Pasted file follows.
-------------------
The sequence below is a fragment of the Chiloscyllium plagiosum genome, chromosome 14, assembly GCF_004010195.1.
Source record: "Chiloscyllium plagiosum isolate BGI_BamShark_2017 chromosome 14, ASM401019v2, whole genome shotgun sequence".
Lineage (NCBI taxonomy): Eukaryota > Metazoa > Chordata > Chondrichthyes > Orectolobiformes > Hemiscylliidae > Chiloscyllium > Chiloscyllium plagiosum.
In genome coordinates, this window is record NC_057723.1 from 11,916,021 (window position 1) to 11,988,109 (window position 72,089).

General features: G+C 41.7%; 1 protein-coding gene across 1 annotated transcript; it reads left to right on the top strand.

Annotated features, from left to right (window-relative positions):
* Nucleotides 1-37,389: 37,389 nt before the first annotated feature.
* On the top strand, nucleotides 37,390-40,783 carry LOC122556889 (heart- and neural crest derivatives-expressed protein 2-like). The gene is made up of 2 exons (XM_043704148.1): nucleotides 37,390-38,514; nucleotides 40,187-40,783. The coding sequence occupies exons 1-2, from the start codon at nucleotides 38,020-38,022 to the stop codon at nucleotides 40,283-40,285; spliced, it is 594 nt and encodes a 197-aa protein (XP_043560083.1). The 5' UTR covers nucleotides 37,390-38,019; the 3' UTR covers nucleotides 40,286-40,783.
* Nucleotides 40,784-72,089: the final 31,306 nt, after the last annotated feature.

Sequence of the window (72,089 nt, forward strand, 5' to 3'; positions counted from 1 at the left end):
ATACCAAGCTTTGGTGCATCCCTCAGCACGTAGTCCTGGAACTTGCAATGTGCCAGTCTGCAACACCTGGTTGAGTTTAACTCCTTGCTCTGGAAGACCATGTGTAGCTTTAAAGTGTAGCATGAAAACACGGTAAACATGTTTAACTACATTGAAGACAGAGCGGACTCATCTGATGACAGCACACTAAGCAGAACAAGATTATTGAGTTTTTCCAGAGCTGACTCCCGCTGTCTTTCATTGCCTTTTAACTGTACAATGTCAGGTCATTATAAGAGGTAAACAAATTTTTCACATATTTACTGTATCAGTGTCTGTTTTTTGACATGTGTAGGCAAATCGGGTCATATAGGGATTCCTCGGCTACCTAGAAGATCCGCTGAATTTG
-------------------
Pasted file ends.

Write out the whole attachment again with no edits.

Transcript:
The sequence below is a fragment of the Chiloscyllium plagiosum genome, chromosome 14, assembly GCF_004010195.1.
Source record: "Chiloscyllium plagiosum isolate BGI_BamShark_2017 chromosome 14, ASM401019v2, whole genome shotgun sequence".
Lineage (NCBI taxonomy): Eukaryota > Metazoa > Chordata > Chondrichthyes > Orectolobiformes > Hemiscylliidae > Chiloscyllium > Chiloscyllium plagiosum.
In genome coordinates, this window is record NC_057723.1 from 11,916,021 (window position 1) to 11,988,109 (window position 72,089).

General features: G+C 41.7%; 1 protein-coding gene across 1 annotated transcript; it reads left to right on the top strand.

Annotated features, from left to right (window-relative positions):
* Nucleotides 1-37,389: 37,389 nt before the first annotated feature.
* On the top strand, nucleotides 37,390-40,783 carry LOC122556889 (heart- and neural crest derivatives-expressed protein 2-like). The gene is made up of 2 exons (XM_043704148.1): nucleotides 37,390-38,514; nucleotides 40,187-40,783. The coding sequence occupies exons 1-2, from the start codon at nucleotides 38,020-38,022 to the stop codon at nucleotides 40,283-40,285; spliced, it is 594 nt and encodes a 197-aa protein (XP_043560083.1). The 5' UTR covers nucleotides 37,390-38,019; the 3' UTR covers nucleotides 40,286-40,783.
* Nucleotides 40,784-72,089: the final 31,306 nt, after the last annotated feature.

Sequence of the window (72,089 nt, forward strand, 5' to 3'; positions counted from 1 at the left end):
ATACCAAGCTTTGGTGCATCCCTCAGCACGTAGTCCTGGAACTTGCAATGTGCCAGTCTGCAACACCTGGTTGAGTTTAACTCCTTGCTCTGGAAGACCATGTGTAGCTTTAAAGTGTAGCATGAAAACACGGTAAACATGTTTAACTACATTGAAGACAGAGCGGACTCATCTGATGACAGCACACTAAGCAGAACAAGATTATTGAGTTTTTCCAGAGCTGACTCCCGCTGTCTTTCATTGCCTTTTAACTGTACAATGTCAGGTCATTATAAGAGGTAAACAAATTTTTCACATATTTACTGTATCAGTGTCTGTTTTTTGACATGTGTAGGCAAATCGGGTCATATAGGGATTCCTCGGCTACCTAGAAGATCCGCTGAATTTG